Local mom warns of birth injuries

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Submitted: Tue, 06/26/2012 - 2:02pm
Updated: Tue, 06/26/2012 - 5:48pm

WILMINGTON, NC (WWAY) — A local mom is making it her mission to educate expectant parents and doctors about the dangers of birth injuries. After a painful, physically damaging birth experience when having her first child, the experience is one she doesn’t want other women to face.

Jessica Gann’s son, Jacob, suffered shoulder dystocia during deliver. It’s a brachial plexus Injury. If these words sound big and unfamiliar, it’s because they are. People rarely discuss the possibility of these birth injuries until it’s too late.

See her interview to learn what questions you should ask doctors while pregnant. Then, if you’re interested you can sign the petition she’s pushing to raise awareness about Brachial Plexus Injury.







  • taxpayer says:

    problem avoided.

  • Mom of BPI says:

    It’s a lot more complicated to have a c-section than it is to get off your back for a delivery. Like this mother I had a very normal and healthy pregnancy–even lost weight during the process–however my OB went against my wishes to give birth on my knees or in a squat position and made me give birth on my back…and induced me using pitocin–again against my birth plan wishes. Now my son has BPI. If my OB had listened and allowed for me to give birth on my knees and had they not rushed the process along then my big guy may not have gotten stuck–I’ll be pushing for a ‘get off your back’ campaign in my community and educating people about this injury.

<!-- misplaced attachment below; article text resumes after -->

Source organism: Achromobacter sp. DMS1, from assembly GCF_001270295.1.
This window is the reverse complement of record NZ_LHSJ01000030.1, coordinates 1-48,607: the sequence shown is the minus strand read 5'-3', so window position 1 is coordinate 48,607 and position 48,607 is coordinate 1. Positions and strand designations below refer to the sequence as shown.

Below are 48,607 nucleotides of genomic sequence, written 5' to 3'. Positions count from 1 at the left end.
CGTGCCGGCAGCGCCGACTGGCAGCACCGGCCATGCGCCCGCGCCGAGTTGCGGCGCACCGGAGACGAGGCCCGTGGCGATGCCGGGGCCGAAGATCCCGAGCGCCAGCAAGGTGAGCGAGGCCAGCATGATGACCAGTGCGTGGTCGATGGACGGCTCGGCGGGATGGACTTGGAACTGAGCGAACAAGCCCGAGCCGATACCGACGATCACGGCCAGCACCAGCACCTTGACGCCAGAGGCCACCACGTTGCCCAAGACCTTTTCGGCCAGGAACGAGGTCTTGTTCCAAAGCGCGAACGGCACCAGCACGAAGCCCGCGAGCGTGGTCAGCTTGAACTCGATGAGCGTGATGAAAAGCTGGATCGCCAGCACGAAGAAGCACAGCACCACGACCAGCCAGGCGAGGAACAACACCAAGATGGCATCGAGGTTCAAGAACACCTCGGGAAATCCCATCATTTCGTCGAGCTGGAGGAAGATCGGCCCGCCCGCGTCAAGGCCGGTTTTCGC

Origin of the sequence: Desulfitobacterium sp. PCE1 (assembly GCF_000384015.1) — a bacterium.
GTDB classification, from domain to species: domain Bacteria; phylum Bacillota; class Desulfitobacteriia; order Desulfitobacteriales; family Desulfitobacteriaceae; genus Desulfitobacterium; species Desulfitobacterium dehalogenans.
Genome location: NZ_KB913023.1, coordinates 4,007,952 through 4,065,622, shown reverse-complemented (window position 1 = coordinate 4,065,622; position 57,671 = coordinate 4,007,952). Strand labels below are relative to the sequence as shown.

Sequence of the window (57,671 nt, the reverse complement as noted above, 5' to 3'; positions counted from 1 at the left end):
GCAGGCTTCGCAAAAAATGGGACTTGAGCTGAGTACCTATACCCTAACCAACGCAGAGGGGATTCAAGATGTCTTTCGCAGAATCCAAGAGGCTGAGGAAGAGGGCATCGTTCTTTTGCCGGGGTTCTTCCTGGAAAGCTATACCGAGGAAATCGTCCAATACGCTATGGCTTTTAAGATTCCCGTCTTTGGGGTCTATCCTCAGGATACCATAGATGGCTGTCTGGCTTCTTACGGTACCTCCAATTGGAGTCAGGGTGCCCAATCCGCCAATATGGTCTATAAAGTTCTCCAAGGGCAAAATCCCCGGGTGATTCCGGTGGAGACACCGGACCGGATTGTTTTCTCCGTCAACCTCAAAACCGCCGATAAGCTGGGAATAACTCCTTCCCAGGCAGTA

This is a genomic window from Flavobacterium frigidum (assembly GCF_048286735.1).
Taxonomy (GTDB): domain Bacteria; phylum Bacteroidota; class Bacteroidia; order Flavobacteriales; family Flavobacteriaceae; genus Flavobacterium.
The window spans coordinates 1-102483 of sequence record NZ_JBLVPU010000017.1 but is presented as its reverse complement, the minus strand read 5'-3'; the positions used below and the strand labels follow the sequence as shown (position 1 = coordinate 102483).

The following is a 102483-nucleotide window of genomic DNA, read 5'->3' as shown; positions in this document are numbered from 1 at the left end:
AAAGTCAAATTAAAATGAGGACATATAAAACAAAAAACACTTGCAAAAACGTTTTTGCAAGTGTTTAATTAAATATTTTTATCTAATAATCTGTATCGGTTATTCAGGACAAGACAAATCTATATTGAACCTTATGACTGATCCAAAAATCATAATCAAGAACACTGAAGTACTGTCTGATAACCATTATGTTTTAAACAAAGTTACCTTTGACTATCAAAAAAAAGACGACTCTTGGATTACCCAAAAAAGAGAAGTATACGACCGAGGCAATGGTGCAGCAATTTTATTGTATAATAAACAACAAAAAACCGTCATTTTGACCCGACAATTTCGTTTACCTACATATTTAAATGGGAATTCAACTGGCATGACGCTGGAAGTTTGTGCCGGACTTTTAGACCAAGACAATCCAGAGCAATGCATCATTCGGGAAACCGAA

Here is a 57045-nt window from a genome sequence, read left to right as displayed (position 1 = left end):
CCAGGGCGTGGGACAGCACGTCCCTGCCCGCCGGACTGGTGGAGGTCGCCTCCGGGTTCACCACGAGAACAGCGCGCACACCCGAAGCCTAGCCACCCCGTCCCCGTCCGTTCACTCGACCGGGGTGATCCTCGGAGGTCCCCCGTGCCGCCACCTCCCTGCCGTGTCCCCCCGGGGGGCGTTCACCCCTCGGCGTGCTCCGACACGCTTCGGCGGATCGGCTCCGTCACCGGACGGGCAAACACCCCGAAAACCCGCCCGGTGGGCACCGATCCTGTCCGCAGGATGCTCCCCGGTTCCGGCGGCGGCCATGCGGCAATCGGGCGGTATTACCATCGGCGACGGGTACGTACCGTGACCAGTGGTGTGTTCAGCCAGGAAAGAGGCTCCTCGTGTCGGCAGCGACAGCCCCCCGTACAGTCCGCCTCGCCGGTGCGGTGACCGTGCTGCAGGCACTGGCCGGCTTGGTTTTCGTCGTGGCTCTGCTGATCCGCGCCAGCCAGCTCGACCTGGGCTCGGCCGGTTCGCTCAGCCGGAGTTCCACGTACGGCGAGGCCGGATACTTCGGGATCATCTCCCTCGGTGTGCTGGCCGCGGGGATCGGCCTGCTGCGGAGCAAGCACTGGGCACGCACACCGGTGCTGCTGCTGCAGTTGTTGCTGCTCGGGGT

• Guestmommy says:

    Ultimately, doctors should be trained in the methods to release a “stuck” baby. But..parents need to educate themselves too. ALL interventions, from routine unneccessary monitoring -which means Mom is on her back-not the best position to deliver a baby-to epidurals increase the risk factor hugely, this is not rocket science and is very well documented. The single thing any mother can do to prevent this injury is NOT to labour on her back, all fours increases the size of the birth cavity by up to one third, refuse interventions unless they are medically necessary -this includes induced births, often carried out for convenience and again a major risk factor. Educate yourself!

  • GuestJana says:

    Thank you for helping increase awareness

  • INFO ON THIS says:

    Here is an article on Shoulder Dystocia-hope this helps.
    Shoulder dystocia occurs in approximately one half of one percent of all deliveries. Given that there are 4 million babies born each year in the United States, this delivery complication will be experienced by roughly 20,000 women a year. The larger the baby, the more likely it is to occur. However, even with very large babies shoulder dystocia occurs only occasionally and sporadically. Therefore a physician never knows when it will be encountered.

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